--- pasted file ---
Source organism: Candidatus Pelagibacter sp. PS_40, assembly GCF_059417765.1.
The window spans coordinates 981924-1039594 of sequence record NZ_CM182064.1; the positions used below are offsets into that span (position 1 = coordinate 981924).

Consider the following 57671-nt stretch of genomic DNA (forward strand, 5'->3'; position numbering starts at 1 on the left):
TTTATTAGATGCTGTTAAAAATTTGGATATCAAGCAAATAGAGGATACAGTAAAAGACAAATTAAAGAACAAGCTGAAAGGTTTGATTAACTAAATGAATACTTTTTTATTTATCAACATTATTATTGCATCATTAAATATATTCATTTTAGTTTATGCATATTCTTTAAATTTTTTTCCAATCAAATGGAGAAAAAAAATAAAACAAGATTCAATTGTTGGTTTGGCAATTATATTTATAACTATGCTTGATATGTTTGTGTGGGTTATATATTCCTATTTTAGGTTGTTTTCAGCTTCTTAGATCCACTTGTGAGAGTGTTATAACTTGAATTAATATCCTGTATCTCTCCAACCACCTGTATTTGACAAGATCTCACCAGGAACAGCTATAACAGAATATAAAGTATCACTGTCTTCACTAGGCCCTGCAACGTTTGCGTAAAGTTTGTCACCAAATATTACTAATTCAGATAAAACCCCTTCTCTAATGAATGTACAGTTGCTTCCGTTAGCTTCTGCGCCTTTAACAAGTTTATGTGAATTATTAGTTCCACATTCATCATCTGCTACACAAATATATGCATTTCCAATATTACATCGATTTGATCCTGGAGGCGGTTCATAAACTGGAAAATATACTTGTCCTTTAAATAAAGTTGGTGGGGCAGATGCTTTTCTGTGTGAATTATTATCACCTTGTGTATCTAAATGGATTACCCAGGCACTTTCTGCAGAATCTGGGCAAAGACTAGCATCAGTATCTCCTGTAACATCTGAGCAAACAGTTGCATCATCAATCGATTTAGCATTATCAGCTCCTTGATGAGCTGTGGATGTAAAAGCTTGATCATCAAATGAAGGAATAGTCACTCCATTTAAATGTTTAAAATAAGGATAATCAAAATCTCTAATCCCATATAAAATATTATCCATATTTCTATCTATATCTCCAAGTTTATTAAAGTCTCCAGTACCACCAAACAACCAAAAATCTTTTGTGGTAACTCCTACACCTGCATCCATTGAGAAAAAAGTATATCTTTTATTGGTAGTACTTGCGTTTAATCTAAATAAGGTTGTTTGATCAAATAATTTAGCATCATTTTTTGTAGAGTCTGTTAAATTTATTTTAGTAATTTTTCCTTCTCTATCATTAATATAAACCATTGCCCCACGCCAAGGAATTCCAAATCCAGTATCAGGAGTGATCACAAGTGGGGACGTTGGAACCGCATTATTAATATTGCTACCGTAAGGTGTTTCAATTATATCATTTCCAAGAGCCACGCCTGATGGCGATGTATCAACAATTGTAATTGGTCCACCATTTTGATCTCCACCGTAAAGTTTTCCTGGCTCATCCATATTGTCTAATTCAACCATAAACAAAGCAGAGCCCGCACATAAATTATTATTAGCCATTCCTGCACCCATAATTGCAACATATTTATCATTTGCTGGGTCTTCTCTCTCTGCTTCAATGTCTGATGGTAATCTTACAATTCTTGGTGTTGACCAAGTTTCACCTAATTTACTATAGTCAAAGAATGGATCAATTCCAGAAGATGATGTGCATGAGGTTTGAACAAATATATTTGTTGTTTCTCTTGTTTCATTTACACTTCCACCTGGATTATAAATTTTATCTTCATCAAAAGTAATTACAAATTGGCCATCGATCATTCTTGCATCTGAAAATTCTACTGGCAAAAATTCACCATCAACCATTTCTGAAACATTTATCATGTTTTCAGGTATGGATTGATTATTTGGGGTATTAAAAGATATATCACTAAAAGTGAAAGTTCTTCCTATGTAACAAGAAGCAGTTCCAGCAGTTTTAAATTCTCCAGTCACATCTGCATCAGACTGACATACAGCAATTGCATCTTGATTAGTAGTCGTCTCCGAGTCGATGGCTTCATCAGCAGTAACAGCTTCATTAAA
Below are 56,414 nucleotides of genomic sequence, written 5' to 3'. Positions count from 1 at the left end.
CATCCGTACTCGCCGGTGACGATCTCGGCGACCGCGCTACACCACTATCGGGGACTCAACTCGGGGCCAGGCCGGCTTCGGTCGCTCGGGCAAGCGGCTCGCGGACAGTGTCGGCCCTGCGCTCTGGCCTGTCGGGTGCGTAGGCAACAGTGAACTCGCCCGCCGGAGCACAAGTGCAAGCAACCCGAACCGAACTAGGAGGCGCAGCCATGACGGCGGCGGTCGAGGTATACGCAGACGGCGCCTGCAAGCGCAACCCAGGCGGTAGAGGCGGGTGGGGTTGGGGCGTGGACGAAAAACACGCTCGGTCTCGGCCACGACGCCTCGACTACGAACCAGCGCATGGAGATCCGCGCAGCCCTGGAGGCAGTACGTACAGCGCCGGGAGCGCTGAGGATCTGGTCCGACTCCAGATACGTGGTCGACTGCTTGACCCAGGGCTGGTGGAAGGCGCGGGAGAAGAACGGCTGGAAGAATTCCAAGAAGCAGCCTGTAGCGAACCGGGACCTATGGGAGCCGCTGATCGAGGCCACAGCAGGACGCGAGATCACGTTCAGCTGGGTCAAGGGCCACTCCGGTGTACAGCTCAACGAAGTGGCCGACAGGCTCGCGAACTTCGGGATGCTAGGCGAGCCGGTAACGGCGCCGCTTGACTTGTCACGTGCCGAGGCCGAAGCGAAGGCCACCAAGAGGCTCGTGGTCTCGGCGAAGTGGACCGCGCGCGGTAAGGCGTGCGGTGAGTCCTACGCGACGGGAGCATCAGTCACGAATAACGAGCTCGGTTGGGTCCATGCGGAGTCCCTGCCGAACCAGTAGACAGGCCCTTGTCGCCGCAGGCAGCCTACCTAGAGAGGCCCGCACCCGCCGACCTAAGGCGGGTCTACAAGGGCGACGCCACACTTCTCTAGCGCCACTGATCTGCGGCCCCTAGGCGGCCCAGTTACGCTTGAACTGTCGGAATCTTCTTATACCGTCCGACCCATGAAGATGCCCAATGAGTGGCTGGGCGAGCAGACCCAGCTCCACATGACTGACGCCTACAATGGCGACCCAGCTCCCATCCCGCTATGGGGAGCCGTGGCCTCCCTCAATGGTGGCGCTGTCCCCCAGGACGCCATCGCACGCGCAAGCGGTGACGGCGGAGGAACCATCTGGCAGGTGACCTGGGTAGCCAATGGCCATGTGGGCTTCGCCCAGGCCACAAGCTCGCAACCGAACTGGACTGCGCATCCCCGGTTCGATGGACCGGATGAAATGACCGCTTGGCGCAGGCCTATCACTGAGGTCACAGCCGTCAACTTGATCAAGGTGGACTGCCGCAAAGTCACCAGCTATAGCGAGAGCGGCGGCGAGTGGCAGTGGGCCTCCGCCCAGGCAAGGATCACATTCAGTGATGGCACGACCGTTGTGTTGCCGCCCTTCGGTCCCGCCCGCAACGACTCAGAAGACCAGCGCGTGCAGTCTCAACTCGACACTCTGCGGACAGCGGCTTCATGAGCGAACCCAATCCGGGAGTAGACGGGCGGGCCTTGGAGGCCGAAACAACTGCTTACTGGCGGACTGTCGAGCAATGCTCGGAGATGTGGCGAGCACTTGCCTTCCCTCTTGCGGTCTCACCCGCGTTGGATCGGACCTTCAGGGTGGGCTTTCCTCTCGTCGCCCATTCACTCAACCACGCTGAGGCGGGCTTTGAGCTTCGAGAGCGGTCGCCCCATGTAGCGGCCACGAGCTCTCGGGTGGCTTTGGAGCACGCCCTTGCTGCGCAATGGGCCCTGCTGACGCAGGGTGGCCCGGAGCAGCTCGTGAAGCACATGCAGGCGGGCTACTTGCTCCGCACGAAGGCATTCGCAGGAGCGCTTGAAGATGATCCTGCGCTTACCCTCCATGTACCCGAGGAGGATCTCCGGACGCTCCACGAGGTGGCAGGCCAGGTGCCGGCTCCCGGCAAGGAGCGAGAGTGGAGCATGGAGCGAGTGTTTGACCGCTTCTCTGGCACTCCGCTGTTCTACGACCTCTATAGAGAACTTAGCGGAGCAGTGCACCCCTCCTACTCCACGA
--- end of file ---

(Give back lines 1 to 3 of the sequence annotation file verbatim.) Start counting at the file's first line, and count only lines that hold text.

Source organism: Candidatus Pelagibacter sp. PS_40, assembly GCF_059417765.1.
The window spans coordinates 981924-1039594 of sequence record NZ_CM182064.1; the positions used below are offsets into that span (position 1 = coordinate 981924).

Consider the following 57671-nt stretch of genomic DNA (forward strand, 5'->3'; position numbering starts at 1 on the left):